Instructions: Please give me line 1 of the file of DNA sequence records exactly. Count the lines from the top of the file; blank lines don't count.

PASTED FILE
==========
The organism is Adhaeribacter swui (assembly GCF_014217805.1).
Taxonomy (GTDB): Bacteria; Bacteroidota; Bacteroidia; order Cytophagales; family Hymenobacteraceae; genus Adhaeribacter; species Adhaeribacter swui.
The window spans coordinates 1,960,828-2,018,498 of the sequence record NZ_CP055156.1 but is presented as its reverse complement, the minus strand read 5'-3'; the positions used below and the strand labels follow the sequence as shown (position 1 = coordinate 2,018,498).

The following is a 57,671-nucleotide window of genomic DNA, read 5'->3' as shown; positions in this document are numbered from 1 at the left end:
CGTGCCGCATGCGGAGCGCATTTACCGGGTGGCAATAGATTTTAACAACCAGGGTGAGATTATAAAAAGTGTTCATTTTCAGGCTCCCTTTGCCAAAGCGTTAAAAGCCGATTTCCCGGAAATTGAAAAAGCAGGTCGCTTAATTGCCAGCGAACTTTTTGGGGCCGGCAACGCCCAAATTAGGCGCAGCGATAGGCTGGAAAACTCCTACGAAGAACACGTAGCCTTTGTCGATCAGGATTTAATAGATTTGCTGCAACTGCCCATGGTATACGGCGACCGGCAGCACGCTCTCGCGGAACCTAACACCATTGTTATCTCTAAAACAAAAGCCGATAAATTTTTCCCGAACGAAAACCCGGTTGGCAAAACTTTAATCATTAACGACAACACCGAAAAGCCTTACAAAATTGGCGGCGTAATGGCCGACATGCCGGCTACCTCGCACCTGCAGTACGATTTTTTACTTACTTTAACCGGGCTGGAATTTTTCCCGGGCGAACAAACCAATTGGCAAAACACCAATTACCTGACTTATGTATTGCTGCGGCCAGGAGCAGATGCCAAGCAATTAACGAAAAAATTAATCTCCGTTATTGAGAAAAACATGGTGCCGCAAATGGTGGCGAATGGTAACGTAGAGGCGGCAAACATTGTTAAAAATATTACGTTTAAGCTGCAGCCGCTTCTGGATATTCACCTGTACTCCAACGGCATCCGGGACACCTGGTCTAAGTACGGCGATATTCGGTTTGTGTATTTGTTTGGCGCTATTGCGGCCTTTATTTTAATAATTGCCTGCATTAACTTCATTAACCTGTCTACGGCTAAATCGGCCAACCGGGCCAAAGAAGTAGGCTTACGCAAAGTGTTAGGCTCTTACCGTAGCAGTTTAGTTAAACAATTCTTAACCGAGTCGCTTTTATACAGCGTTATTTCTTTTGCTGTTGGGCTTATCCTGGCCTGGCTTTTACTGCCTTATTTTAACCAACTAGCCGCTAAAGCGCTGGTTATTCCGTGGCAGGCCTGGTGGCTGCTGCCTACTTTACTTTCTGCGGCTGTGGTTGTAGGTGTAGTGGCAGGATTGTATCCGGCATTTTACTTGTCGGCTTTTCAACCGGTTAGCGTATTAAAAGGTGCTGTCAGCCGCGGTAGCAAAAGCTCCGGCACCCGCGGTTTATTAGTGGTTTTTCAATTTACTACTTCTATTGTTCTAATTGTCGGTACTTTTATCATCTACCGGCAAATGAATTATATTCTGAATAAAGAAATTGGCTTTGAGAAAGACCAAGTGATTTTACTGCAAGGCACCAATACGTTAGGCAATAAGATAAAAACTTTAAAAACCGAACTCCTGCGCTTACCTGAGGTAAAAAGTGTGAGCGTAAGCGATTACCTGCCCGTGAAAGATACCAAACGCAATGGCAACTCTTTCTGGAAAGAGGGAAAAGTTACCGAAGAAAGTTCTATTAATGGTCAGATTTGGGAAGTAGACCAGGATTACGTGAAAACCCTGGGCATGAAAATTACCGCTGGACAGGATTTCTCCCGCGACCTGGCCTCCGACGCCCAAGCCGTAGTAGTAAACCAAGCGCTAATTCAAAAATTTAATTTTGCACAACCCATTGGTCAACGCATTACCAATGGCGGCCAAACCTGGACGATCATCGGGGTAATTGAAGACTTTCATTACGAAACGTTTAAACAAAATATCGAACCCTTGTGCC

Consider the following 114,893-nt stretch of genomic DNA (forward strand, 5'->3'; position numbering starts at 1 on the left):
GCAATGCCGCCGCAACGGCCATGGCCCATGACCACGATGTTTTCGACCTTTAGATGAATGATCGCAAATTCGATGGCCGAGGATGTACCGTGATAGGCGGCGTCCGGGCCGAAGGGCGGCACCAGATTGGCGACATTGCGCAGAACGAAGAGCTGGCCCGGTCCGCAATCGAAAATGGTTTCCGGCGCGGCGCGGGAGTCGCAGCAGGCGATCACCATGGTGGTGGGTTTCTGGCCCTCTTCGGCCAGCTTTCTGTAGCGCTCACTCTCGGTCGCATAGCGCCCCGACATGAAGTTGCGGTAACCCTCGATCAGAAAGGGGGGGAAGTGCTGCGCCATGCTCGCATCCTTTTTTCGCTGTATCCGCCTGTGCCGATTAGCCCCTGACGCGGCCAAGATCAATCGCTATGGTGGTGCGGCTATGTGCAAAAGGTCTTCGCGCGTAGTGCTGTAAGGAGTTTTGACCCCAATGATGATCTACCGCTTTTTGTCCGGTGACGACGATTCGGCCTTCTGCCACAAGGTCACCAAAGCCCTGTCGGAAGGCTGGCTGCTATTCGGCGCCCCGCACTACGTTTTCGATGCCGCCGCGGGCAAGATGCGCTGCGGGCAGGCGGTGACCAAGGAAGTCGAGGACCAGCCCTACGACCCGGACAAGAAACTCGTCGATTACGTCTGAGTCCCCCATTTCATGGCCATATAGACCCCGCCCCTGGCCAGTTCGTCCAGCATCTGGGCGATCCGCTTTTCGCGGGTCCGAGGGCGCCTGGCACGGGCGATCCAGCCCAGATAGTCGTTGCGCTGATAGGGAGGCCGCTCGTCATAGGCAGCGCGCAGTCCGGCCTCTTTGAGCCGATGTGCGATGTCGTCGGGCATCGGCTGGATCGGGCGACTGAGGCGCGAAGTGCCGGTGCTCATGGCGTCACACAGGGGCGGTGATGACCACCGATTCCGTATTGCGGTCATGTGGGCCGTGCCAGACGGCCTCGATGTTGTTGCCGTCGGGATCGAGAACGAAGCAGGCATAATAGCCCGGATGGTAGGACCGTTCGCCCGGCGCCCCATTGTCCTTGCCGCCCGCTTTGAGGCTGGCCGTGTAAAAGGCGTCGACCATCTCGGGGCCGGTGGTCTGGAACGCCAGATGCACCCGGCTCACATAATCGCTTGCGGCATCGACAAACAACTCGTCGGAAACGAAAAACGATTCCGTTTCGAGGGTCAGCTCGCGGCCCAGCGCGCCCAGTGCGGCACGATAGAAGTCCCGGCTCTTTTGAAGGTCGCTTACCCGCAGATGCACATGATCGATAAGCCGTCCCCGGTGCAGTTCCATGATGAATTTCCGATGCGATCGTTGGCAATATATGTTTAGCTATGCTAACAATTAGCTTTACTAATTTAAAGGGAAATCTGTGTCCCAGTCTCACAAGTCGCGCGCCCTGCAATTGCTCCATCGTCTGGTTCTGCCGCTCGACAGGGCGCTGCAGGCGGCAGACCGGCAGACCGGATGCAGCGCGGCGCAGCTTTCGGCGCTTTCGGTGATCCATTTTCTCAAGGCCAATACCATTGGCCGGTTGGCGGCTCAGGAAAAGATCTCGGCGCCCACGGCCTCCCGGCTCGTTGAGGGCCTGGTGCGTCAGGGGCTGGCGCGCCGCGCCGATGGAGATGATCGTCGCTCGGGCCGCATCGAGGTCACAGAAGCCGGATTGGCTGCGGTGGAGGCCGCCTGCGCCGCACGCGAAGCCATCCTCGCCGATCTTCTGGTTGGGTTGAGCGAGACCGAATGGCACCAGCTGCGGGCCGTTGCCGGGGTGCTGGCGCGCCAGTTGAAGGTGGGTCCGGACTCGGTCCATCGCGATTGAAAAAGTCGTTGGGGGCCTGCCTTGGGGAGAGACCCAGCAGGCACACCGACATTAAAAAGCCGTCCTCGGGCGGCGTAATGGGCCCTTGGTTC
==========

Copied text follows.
The organism is Adhaeribacter swui (assembly GCF_014217805.1).